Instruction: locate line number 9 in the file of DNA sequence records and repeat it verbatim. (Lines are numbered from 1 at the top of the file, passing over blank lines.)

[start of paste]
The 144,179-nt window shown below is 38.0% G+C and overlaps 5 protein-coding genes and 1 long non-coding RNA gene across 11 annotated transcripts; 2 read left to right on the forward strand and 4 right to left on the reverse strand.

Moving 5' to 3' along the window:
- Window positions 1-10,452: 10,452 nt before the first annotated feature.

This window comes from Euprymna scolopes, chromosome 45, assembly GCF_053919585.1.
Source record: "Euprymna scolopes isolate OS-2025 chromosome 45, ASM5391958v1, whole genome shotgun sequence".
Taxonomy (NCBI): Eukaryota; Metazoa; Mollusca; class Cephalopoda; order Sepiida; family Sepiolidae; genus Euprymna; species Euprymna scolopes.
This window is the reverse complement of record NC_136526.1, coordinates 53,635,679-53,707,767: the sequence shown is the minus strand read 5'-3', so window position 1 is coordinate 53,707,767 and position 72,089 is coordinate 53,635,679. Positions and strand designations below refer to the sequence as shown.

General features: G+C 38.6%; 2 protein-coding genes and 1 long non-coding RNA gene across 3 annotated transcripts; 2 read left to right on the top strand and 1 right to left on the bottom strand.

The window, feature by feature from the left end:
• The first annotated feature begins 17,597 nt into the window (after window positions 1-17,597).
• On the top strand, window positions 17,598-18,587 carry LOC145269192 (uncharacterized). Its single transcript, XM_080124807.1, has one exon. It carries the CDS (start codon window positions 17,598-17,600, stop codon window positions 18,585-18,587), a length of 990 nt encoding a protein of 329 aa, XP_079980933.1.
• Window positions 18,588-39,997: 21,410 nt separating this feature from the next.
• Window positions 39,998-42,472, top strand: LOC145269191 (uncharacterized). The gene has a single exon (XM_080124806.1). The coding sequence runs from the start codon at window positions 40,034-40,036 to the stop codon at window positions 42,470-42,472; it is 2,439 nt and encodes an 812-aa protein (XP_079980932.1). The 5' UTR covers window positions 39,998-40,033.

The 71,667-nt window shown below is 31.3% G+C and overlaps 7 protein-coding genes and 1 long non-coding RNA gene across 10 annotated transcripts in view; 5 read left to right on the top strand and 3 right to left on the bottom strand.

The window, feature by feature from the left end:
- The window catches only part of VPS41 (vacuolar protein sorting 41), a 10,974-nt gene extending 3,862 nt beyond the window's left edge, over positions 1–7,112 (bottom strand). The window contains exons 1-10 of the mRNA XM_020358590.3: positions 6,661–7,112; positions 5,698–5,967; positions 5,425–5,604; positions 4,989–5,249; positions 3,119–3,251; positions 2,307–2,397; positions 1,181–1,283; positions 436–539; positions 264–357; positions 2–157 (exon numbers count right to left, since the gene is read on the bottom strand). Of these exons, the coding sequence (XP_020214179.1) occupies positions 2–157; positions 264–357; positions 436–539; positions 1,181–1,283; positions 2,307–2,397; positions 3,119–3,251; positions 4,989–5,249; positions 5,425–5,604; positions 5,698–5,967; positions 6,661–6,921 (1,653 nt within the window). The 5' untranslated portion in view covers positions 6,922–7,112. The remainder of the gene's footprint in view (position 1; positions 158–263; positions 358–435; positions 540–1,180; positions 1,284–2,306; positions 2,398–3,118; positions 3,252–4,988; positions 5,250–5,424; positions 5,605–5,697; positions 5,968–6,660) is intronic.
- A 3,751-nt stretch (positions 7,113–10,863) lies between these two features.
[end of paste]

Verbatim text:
The window, feature by feature from the left end: